This is a RUSH transcript from "The O'Reilly Factor," January 05, 2012. This copy may not be in its final form and may be updated.
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BILL O'REILLY, HOST: "Personal Story" segment tonight, Chief Chris Kyle, a Navy SEAL, is officially the most lethal sniper in U.S. military history. The chief has written a brand-new book called "American Sniper" that chronicles his amazing story in Iraq. I spoke with him last night.
O'REILLY: So Chief, I read your book. Very entertaining. I recommend it for my audience. I think they'll like it.
First of all, you said you knocked Jesse Ventura to the floor with a punch. Now you don't mention his name, but everybody knows who that is. No. 1, that happened? Knocked him out?
CHRIS KYLE, FORMER NAVY SEAL SNIPER: Well, I knocked him down.
O'REILLY: Why? Why would you punch Ventura?
KYLE: It was in '06. It was the year we lost our first two SEALs in Iraq. We came home. We lost our last guy just before coming home. We had the wake in a SEAL bar there in Coronado, and he was there. He was there for a speaking engagement at a bud ceremony, graduating class.
O'REILLY: Because he was a SEAL, right?
O'REILLY: He was a Navy SEAL. So he was bad mouthing the war. Right?
KYLE: Bad mouthing the war, bad mouthing Bush. Bad mouthing America.
O'REILLY: And you took exception?
KYLE: I did find a problem with it. The family was there. I asked him to please tone it down, that we did not want to upset the family members of Michael Mansoor.
O'REILLY: Who was killed?
KYLE: Yes, sir. And he earned the Medal of Honor. He jumped on a grenade and saved everybody else around.
O'REILLY: But I want to be clear. Ventura wasn't attacking him at all, verbally bashing him. He was just bashing the whole thing in general?
KYLE: Yes, sir. Until he said we deserve to lose a few guys.
O'REILLY: He said we deserve to lose -- we, the United States...
KYLE: No, he said, "You, y'all deserve to lose a few guys."
O'REILLY: Navy SEALs?
KYLE: I am assuming he was saying that to me.
O'REILLY: Was he drunk?
KYLE: No, sir. I never saw him with a drink in hand at all.
O'REILLY: So once he said, "You deserve to lose a few guys," you popped him?
KYLE: Yes, sir.
O'REILLY: Did he fight back?
KYLE: He went down, the cops were there. I took off running.
O'REILLY: You ran?
KYLE: Yes, sir.
O'REILLY: Did they arrest you?
KYLE: No, sir. I have a master chief that always said, punch and run.
O'REILLY: Now if I ask you a tough question, you going to pop me tonight?
O'REILLY: OK. All right. Now, the other thing in the book is that you are credited with 150 certified kills, which means you, as a sniper, took out 150 guys and somebody else saw it, witnessed it. So you are the most lethal sniper in U.S. history, and you have the medals to prove it. Five Bronze Stars, two Silver Stars, and all that.
What struck me in the book, though, is that you considered the people you were killing, the Iraqis you were killing, quote, unquote, "savages."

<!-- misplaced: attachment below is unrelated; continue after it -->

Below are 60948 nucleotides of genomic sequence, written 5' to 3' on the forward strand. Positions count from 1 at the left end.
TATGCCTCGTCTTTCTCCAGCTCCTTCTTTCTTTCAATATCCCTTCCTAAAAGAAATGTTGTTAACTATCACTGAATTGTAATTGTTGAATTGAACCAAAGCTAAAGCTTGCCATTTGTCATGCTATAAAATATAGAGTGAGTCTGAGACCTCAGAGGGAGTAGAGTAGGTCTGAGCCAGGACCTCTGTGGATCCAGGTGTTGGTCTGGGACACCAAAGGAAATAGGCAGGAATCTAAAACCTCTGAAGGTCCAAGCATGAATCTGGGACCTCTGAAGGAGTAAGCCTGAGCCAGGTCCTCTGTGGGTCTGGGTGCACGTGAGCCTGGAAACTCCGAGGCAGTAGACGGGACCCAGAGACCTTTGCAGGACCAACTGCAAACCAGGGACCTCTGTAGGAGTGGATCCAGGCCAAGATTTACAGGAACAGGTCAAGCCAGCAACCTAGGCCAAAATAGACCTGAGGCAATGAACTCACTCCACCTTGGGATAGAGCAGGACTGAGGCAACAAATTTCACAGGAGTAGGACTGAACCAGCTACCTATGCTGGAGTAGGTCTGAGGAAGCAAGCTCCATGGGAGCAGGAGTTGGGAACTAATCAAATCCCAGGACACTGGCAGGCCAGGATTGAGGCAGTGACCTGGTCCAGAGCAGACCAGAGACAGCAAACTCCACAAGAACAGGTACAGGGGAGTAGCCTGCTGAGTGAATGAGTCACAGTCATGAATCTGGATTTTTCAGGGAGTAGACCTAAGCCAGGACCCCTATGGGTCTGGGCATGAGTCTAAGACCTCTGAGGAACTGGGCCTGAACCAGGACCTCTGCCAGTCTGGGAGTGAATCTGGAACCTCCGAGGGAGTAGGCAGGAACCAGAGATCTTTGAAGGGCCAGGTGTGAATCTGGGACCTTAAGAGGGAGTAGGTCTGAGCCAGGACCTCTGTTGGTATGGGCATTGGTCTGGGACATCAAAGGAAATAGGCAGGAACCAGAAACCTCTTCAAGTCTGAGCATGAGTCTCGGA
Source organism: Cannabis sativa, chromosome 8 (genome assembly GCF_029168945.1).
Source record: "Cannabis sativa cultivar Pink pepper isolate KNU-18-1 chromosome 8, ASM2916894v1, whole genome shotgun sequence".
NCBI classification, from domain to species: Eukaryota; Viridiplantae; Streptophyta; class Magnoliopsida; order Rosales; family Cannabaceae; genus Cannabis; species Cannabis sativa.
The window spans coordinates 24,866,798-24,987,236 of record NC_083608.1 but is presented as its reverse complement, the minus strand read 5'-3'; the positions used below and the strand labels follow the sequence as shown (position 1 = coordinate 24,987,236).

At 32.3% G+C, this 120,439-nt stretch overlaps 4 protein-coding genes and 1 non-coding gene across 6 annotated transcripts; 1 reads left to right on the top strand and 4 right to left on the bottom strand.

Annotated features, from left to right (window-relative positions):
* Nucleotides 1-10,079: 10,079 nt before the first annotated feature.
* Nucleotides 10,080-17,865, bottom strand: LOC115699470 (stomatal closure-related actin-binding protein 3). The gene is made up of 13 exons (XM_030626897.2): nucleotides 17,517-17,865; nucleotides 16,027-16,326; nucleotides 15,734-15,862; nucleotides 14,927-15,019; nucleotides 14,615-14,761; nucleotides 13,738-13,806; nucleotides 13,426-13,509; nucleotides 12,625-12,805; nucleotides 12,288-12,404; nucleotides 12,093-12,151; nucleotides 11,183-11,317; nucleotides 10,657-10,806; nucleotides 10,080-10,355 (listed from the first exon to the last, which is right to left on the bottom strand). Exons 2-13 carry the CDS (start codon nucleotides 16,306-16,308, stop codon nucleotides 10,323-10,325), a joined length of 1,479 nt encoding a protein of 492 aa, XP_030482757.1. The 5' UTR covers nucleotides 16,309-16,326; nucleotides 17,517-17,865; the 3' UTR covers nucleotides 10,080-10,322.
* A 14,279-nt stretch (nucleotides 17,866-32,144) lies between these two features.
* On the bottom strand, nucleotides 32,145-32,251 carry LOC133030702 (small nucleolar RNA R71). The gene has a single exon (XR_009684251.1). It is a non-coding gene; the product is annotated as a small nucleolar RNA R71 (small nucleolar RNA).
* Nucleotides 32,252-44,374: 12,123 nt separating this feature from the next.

KYLE: The people I was killing. Not just Iraqis.
O'REILLY: Why did you consider the enemy savages?
KYLE: From their actions. The way they lived day-to-day as far, as the violence they commit on American troops, the beheadings, the rape of innocent villagers and townspeople that they go into just to intimidate them. They live by putting fear into other people's hearts, and civilized people just don't act that way.
O'REILLY: You were so effective in Iraq that they put $20,000 on your head. If one of them had killed you, they would have been paid $20,000. Do you believe that they considered you a savage?
KYLE: I'm sure they did. Honestly, I don't know, and I really don't care.
O'REILLY: So you were committed to killing these people because you, in your heart, believed that they deserved to die?
KYLE: I wasn't so much committed to killing them as I was -- I'm committed to making sure every service member that was over there, whether American or ally, came home.
O'REILLY: But as a sniper, your job is to kill them, not wound them, not arrest them. You have to have a certain mentality to be a sniper. You're killing them.
KYLE: I'm killing them to protect my fellow Americans.
O'REILLY: And you liked it? You liked the job. In the book -- you know, your wife didn't want you to do it. She wanted you to stay home. You went back how many times did you go back?
KYLE: Four times.
O'REILLY: Four times. You liked killing these guys. Did you ever figure that out?
KYLE: Well, I mean, it's not a problem taking out someone who wants your people dead. That's not a problem at all.
O'REILLY: Do you ever now, looking back, have any regrets at all about anything that you did?
KYLE: Yes, I do. It's the people I couldn't save.
O'REILLY: The Americans you couldn't save, or the allied forces?
KYLE: Americans, the local Iraqis, anyone who I witnessed violence coming down on them and I could not save them.
O'REILLY: That's your regret?
KYLE: Yes, sir.
O'REILLY: You don't have posttraumatic stress or anything like that that you killed so many human beings? That doesn't come back at you?
KYLE: None of my problems come from the people I've killed.
O'REILLY: It's very fascinating. And that's why I want people to read your book, because I think if they do, if they read your book, Chief, "American Sniper," they'll understand what war is really about. 'Cause I think too many of us don't understand what war is really about.
KYLE: I mean, war is hell. It's definitely -- Hollywood fantasizes about it and makes it look good. It's -- war sucks.
O'REILLY: But they need guys like to you win.
KYLE: Definitely, you have to get in the mentality and you have to not think of them as a human being. You have to portray them as -- that's why I put savages.
O'REILLY: Right. All right, chief. Thanks very much. We appreciate you coming on in.
KYLE: Thank you for having me.
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